Why Dooyeweerd's Suite of Aspects ?
Dooyeweerd's suite of fifteen aspects is used as a kind of checklist by many to indicate 'the' complete set of aspects of reality, even though Dooyeweerd himself claimed that no set of aspects is ever materially complete and all proposed suites will always stand in need of refinement. However, in asking himself what the aspects are, Dooyeweerd did attempt a complete coverage of the Meaning of temporal reality - which includes all being, functioning, norms, etc. This was indeed a bold attempt.
Please also see tabular comparison with other suites, prose comparison, and summary list of reasons to trust Dooyeweerd's suite.
How we use suites of aspects
We use suites of aspects all the time to make major distinctions in life, whenever we categorize things in a major way, for example:
- body-and-mind or Bunge's system levels (physical, chemical, biological, social, technical) - when we hold two things to be inexplicably different
- Checkland's 5 E's (efficiency, efficacy, effectivenes, elegance, ethicality) - when we say there are several things that should be considered separately
- Maslow's 'hierarchy' - when we identify distinct needs
- Habermas' action types - when we want philosophically distinct categories
- and so on.
Here is a more substantial example of aspectual argument: The human has been seen as thinker, from Plato's classical antiquity through to Descartes and the Enlightenment to modernity. But Smith [2009:44] argues that such reductionist approaches fail to honour the richness and complexity of the human person, and reviewed models of the human person that developed throughout the history of philosophy and theology. He classified these broadly as the human person as thinker, as believer and as lover. In this exercise we can see Smith thinking aspectually.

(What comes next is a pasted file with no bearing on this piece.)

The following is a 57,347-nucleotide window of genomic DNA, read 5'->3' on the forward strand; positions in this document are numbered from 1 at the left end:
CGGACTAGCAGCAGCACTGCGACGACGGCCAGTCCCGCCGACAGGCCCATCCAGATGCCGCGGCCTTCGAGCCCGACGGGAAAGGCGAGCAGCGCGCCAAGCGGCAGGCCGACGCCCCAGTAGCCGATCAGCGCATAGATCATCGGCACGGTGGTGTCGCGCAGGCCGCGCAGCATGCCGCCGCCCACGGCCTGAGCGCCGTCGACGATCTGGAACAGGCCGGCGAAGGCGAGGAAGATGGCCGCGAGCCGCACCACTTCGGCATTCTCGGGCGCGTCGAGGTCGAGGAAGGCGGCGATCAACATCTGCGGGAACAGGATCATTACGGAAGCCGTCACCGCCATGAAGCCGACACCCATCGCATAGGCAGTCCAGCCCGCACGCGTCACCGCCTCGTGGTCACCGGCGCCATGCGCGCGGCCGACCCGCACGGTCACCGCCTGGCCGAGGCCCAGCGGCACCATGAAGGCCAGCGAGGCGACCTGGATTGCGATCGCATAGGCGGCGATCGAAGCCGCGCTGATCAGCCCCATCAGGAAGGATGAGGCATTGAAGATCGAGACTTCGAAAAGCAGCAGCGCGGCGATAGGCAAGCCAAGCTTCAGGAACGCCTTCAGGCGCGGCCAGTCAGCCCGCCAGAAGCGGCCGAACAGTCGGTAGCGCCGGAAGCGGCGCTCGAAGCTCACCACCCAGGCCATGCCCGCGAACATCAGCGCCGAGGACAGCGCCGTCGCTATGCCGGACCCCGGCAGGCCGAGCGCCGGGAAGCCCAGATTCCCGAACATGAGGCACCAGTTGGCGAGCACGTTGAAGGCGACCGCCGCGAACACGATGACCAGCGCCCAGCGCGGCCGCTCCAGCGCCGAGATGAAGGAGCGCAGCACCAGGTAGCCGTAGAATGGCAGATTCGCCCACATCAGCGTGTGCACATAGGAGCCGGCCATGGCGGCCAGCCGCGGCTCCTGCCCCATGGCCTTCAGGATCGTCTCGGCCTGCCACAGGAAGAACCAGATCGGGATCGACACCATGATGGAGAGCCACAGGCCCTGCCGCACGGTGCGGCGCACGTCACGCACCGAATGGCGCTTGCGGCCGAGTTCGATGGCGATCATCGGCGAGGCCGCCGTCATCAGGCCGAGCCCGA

We think aspectually whenever we hold something needs to be considered separately from something else, or when we hold that something is fundamentally different from something else, or when we make major distinctions such as in government departments, and so on.
When we take, adopt, commit to, or use a suite of aspects we do so as a temporary commitment (pistic aspect). When we question a suite we function in the analytic aspect.
It should be pointed out that
('given', that is, on any human authority, though Dooyeweerd believed the aspects are a gift of the Creator.) That is, Dooyeweerd does not claim his suite is 'the' truth (i.e. given), but in practical living we often take to ourselves a suite of aspects in order to differentiate distinct areas of meaning. This is is whether the suite we 'take' is Dooyeweerd's or some other.
- no suite of aspects is 'given'
- but it may be 'taken'.
Why is Dooyeweerd's Suite Good?
So the question is: to what extent are we justified in taking (trusting) Dooyeweerd's suite of aspects, and are there any grounds for believing it might be better than other suites? It is clear that Dooyeweerd himself believed his suite made a definite contribution when he said, in the context of discussing radical types of entity, [NC, III:90]:
"How can we theoretically approach this articulation in the descending series of divergent structural types with their complicated bifurcations according to the principle of similarity and diversity? This is a problem which since PLATO's dialogues Sophistes and Politicos has repeatedly been discussed in philosophy, without having found an ontologically well founded solution."
Here are a few indicators why I personally find Dooyeweerd's suite better than any other I have yet encountered:
- Dooyeweerd's is better thought-out than most, in the following ways.
- All others seem to be a subset of Dooyeweerd's, which has wider coverage - though sometimes with merging of aspects. See Tables of Comparison.
- 'Triple' suites (e.g. physical-biological-mental, material-mental-social) often focus on the middle one and all reality 'above' and 'below' it; they exhibit a lack of interest in any serious distinctions in the 'above' and 'below' realms. Dooyeweerd, by contrast, was interested in all aspectual distinctions.
- Sometimes the distinctions others make are arbitrary (e.g. Bunge refused to consider psychological as a separate level out of 'fear').
- Dooyeweerd sought complete coverage of the meaning of temporal, created reality (even while admitting he would never achieve it). That is he did not add an 'Other' or 'and so on' category to the end of his list to hide behind.